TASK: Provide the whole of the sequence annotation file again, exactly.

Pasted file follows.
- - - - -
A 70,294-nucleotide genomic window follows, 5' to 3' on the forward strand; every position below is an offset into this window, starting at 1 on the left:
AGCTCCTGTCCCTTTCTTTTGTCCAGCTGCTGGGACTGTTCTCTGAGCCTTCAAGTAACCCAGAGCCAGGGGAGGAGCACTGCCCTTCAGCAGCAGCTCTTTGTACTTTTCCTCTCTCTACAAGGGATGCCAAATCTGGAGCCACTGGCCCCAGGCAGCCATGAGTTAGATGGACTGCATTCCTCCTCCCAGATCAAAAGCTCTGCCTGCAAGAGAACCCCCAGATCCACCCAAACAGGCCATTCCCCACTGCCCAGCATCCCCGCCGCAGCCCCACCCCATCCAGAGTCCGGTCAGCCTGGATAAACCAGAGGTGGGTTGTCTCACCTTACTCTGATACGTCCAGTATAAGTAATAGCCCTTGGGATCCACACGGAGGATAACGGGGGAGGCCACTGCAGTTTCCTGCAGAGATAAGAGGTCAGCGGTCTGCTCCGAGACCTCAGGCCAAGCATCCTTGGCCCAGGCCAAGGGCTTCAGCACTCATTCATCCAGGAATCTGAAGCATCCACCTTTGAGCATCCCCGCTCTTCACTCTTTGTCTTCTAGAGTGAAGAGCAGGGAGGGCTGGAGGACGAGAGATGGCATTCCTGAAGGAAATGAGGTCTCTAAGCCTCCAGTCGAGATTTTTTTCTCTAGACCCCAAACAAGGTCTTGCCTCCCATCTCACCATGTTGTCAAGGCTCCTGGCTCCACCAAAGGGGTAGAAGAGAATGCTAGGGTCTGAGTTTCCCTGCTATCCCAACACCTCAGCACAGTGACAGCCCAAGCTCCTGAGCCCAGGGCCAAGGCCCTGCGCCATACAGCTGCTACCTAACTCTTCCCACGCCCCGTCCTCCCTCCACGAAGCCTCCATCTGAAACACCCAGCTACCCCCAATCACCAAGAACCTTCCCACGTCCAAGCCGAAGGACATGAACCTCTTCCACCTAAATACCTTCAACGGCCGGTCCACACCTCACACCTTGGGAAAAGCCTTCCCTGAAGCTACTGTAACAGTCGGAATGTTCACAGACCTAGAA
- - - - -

A 70,294-nucleotide genomic window follows, 5' to 3' on the forward strand; every position below is an offset into this window, starting at 1 on the left:
AGCTCCTGTCCCTTTCTTTTGTCCAGCTGCTGGGACTGTTCTCTGAGCCTTCAAGTAACCCAGAGCCAGGGGAGGAGCACTGCCCTTCAGCAGCAGCTCTTTGTACTTTTCCTCTCTCTACAAGGGATGCCAAATCTGGAGCCACTGGCCCCAGGCAGCCATGAGTTAGATGGACTGCATTCCTCCTCCCAGATCAAAAGCTCTGCCTGCAAGAGAACCCCCAGATCCACCCAAACAGGCCATTCCCCACTGCCCAGCATCCCCGCCGCAGCCCCACCCCATCCAGAGTCCGGTCAGCCTGGATAAACCAGAGGTGGGTTGTCTCACCTTACTCTGATACGTCCAGTATAAGTAATAGCCCTTGGGATCCACACGGAGGATAACGGGGGAGGCCACTGCAGTTTCCTGCAGAGATAAGAGGTCAGCGGTCTGCTCCGAGACCTCAGGCCAAGCATCCTTGGCCCAGGCCAAGGGCTTCAGCACTCATTCATCCAGGAATCTGAAGCATCCACCTTTGAGCATCCCCGCTCTTCACTCTTTGTCTTCTAGAGTGAAGAGCAGGGAGGGCTGGAGGACGAGAGATGGCATTCCTGAAGGAAATGAGGTCTCTAAGCCTCCAGTCGAGATTTTTTTCTCTAGACCCCAAACAAGGTCTTGCCTCCCATCTCACCATGTTGTCAAGGCTCCTGGCTCCACCAAAGGGGTAGAAGAGAATGCTAGGGTCTGAGTTTCCCTGCTATCCCAACACCTCAGCACAGTGACAGCCCAAGCTCCTGAGCCCAGGGCCAAGGCCCTGCGCCATACAGCTGCTACCTAACTCTTCCCACGCCCCGTCCTCCCTCCACGAAGCCTCCATCTGAAACACCCAGCTACCCCCAATCACCAAGAACCTTCCCACGTCCAAGCCGAAGGACATGAACCTCTTCCACCTAAATACCTTCAACGGCCGGTCCACACCTCACACCTTGGGAAAAGCCTTCCCTGAAGCTACTGTAACAGTCGGAATGTTCACAGACCTAGAA